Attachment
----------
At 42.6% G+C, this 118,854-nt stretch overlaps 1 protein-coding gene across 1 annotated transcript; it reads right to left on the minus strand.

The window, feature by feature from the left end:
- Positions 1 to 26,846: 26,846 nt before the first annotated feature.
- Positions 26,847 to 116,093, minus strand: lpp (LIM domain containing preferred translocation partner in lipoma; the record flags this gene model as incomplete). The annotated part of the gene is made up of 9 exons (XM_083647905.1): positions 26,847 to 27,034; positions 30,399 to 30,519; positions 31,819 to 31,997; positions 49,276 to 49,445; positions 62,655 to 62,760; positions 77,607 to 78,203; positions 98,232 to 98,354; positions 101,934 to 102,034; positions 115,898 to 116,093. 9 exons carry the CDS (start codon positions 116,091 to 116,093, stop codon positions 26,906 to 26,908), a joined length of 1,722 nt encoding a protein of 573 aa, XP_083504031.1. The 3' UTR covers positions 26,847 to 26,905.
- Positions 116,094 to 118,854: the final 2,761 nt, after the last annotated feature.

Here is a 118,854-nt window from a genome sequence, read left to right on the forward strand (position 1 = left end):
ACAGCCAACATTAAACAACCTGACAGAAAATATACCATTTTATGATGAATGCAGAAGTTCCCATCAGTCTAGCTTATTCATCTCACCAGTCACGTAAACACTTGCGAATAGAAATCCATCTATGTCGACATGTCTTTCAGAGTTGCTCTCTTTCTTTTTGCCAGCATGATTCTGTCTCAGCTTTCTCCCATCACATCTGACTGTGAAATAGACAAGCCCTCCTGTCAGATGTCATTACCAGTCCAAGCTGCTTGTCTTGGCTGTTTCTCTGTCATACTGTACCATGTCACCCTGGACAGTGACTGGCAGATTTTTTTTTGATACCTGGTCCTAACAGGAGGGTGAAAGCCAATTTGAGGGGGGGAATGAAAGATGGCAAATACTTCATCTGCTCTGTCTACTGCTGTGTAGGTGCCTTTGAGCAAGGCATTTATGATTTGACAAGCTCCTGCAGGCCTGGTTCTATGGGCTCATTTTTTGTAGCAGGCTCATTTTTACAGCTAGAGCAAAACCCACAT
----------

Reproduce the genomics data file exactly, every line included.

At 42.6% G+C, this 118,854-nt stretch overlaps 1 protein-coding gene across 1 annotated transcript; it reads right to left on the minus strand.

The window, feature by feature from the left end:
- Positions 1 to 26,846: 26,846 nt before the first annotated feature.
- Positions 26,847 to 116,093, minus strand: lpp (LIM domain containing preferred translocation partner in lipoma; the record flags this gene model as incomplete). The annotated part of the gene is made up of 9 exons (XM_083647905.1): positions 26,847 to 27,034; positions 30,399 to 30,519; positions 31,819 to 31,997; positions 49,276 to 49,445; positions 62,655 to 62,760; positions 77,607 to 78,203; positions 98,232 to 98,354; positions 101,934 to 102,034; positions 115,898 to 116,093. 9 exons carry the CDS (start codon positions 116,091 to 116,093, stop codon positions 26,906 to 26,908), a joined length of 1,722 nt encoding a protein of 573 aa, XP_083504031.1. The 3' UTR covers positions 26,847 to 26,905.
- Positions 116,094 to 118,854: the final 2,761 nt, after the last annotated feature.

Here is a 118,854-nt window from a genome sequence, read left to right on the forward strand (position 1 = left end):
ACAGCCAACATTAAACAACCTGACAGAAAATATACCATTTTATGATGAATGCAGAAGTTCCCATCAGTCTAGCTTATTCATCTCACCAGTCACGTAAACACTTGCGAATAGAAATCCATCTATGTCGACATGTCTTTCAGAGTTGCTCTCTTTCTTTTTGCCAGCATGATTCTGTCTCAGCTTTCTCCCATCACATCTGACTGTGAAATAGACAAGCCCTCCTGTCAGATGTCATTACCAGTCCAAGCTGCTTGTCTTGGCTGTTTCTCTGTCATACTGTACCATGTCACCCTGGACAGTGACTGGCAGATTTTTTTTTGATACCTGGTCCTAACAGGAGGGTGAAAGCCAATTTGAGGGGGGGAATGAAAGATGGCAAATACTTCATCTGCTCTGTCTACTGCTGTGTAGGTGCCTTTGAGCAAGGCATTTATGATTTGACAAGCTCCTGCAGGCCTGGTTCTATGGGCTCATTTTTTGTAGCAGGCTCATTTTTACAGCTAGAGCAAAACCCACAT